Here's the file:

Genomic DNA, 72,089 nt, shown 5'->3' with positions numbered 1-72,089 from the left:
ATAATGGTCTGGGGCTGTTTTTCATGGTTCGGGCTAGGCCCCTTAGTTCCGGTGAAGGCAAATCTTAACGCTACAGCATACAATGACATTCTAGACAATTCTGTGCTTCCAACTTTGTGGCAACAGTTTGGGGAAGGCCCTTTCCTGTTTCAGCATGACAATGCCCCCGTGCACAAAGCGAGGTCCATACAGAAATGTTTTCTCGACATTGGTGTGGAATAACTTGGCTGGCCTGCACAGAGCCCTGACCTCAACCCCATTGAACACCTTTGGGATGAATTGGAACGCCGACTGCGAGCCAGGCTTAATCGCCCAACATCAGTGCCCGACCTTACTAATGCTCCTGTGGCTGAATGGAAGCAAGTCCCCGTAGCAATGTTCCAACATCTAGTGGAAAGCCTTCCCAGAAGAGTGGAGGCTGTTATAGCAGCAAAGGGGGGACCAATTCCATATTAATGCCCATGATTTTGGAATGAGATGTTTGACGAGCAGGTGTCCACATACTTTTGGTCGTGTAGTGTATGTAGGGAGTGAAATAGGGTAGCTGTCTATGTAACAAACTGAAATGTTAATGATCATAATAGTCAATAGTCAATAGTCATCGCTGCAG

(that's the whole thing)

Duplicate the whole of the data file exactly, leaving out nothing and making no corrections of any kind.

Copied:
Genomic DNA, 72,089 nt, shown 5'->3' with positions numbered 1-72,089 from the left:
ATAATGGTCTGGGGCTGTTTTTCATGGTTCGGGCTAGGCCCCTTAGTTCCGGTGAAGGCAAATCTTAACGCTACAGCATACAATGACATTCTAGACAATTCTGTGCTTCCAACTTTGTGGCAACAGTTTGGGGAAGGCCCTTTCCTGTTTCAGCATGACAATGCCCCCGTGCACAAAGCGAGGTCCATACAGAAATGTTTTCTCGACATTGGTGTGGAATAACTTGGCTGGCCTGCACAGAGCCCTGACCTCAACCCCATTGAACACCTTTGGGATGAATTGGAACGCCGACTGCGAGCCAGGCTTAATCGCCCAACATCAGTGCCCGACCTTACTAATGCTCCTGTGGCTGAATGGAAGCAAGTCCCCGTAGCAATGTTCCAACATCTAGTGGAAAGCCTTCCCAGAAGAGTGGAGGCTGTTATAGCAGCAAAGGGGGGACCAATTCCATATTAATGCCCATGATTTTGGAATGAGATGTTTGACGAGCAGGTGTCCACATACTTTTGGTCGTGTAGTGTATGTAGGGAGTGAAATAGGGTAGCTGTCTATGTAACAAACTGAAATGTTAATGATCATAATAGTCAATAGTCAATAGTCATCGCTGCAG